Q&A: Sponsor Control over the Board

Q I serve on the board of a Brooklyn co-op which is only 52 percent shareholder  owned. Shareholders now have the simple majority on the board. Our sponsor owns  the management company (which is non-responsive), has a relationship with our  CPA and we share his attorney. It makes many shareholders and board members  uncomfortable having the sponsor associated with every entity we depend on for  loyalty. What are the pros and cons of using a sponsor-owned management  company, a CPA with possible sponsor loyalties and an attorney who has worked  for the sponsor for decades?”  

 —Concerned Cooperator  

A “Your questions highlight a fascinating challenge that is faced by co-op (and  condo) boards when they make the transition from control by the sponsor to  control by the non-sponsor owners,” says Stanley M. Kaufman of the New York law firm of Kaufman Friedman Plotnicki & Grun, LLP.  

 “At such time, all of the co-op’s existing relationships, including its relationship with its managing agent and  outside professionals, should be examined and carefully considered. With respect to the management company, the first order of business should be to  look at any existing contract between the co-op and the management company,  which may provide for a specified term or which may limit the grounds upon  which the contract may be terminated before the end of its prescribed term.  

 “Your management company is an agent that owes a fiduciary duty to your co-op as  a whole, and it should not favor any shareholder over another. If it is  contractually free to do so, your board may be well advised to retain a new  management company that does not have a divided allegiance. On the other hand,  your sponsor-owned management company may be very professional and competent;  its principals obviously have a proprietary interest in the co-op (as owners of  48 percent of its shares), and they may possess a unique and very useful (if  not invaluable) knowledge of the property, its history and its construction. These “pros and cons” should be weighed by the board in arriving at a decision on whether to look for  a new management company.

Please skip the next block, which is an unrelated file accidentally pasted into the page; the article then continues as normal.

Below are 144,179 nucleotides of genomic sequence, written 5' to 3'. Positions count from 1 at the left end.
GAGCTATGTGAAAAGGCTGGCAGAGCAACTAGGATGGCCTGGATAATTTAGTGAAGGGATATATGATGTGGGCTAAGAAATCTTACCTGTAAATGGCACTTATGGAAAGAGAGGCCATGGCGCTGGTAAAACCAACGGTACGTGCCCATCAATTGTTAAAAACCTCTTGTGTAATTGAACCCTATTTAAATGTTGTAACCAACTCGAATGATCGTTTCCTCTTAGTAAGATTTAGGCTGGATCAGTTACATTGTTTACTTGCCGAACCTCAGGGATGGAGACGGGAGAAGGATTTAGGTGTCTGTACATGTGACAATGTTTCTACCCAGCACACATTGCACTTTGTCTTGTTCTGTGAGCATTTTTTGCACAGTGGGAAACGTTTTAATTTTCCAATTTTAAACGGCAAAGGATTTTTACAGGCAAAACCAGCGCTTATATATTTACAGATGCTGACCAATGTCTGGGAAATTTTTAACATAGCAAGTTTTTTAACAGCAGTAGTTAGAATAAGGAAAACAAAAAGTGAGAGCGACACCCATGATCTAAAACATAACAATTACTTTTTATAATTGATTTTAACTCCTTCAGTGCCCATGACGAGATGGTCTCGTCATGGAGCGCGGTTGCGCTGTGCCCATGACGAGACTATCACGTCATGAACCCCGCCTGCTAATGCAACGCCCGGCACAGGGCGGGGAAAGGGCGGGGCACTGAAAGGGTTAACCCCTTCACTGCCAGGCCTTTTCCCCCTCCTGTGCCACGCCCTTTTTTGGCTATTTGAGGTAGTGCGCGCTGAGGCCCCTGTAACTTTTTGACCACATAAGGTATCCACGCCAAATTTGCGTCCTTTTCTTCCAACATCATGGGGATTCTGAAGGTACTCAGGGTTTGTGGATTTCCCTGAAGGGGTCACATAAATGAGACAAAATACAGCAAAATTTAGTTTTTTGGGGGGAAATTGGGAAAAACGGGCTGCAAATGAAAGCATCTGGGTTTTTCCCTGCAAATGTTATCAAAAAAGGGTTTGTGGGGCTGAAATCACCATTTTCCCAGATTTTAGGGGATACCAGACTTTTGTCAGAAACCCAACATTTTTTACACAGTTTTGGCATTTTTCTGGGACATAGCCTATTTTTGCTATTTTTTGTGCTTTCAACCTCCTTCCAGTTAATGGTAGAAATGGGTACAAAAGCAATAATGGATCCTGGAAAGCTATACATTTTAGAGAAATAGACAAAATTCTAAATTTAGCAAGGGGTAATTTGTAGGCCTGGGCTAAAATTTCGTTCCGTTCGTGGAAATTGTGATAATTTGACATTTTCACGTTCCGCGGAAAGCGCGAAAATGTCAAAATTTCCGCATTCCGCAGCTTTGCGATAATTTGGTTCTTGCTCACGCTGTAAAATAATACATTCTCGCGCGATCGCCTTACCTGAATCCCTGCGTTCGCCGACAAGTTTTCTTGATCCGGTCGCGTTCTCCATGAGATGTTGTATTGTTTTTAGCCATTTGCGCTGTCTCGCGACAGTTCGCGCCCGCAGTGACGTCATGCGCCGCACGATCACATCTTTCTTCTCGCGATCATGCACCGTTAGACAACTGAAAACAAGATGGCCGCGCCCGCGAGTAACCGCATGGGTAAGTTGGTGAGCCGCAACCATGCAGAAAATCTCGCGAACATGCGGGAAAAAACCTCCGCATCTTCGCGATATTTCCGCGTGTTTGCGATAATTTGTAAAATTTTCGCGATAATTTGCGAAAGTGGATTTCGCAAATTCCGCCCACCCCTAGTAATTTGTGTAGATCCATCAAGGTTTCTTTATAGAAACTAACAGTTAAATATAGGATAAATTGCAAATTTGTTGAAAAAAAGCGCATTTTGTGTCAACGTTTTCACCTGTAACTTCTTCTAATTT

“In the case of professionals, such as the co-op’s accountant and attorney, it is probably more appropriate that the board retain  professionals who possess undivided and unquestioned loyalty to the co-op. While accountants are required to adhere to certain practices, it certainly  would be unfortunate if it were ever discovered that your sponsor-owned  management company had mismanaged or misappropriated corporate funds, that such  conduct was not uncovered by the accountant who audited the corporation’s books, and that the accountant had a relationship with the sponsor.  

 “The relationship that would appear to most clearly cry out for a change is that  with the attorney who represents both the co-op and the sponsor. An attorney  owes his or her client the highest duty of loyalty and confidentiality. Having one attorney represent both entities is fraught with peril, both from the  perspective of the co-op’s interests and the attorney’s ethical obligations. That attorney most likely would have two clients with very differing interests,  which would constitute a conflict of interest or a serious potential conflict  of interest. This very issue was addressed in an ethics opinion issued by The Association of  the Bar of the City of New York (Formal Opinion 1990-1) which concluded, after  discussing various conflicts that might arise and that might require the  attorney to withdraw from both representations, “that the preferable course in general” would be for the sponsor’s lawyer to decline “at the outset” to represent the co-op as well. At the very least, that attorney should have disclosed to the board the nature  of this conflict or potential conflict (under ethical rules governing the  conduct of attorneys, even such disclosure alone sometimes is not sufficient to  allow the “conflicted” attorney to represent both entities).”      


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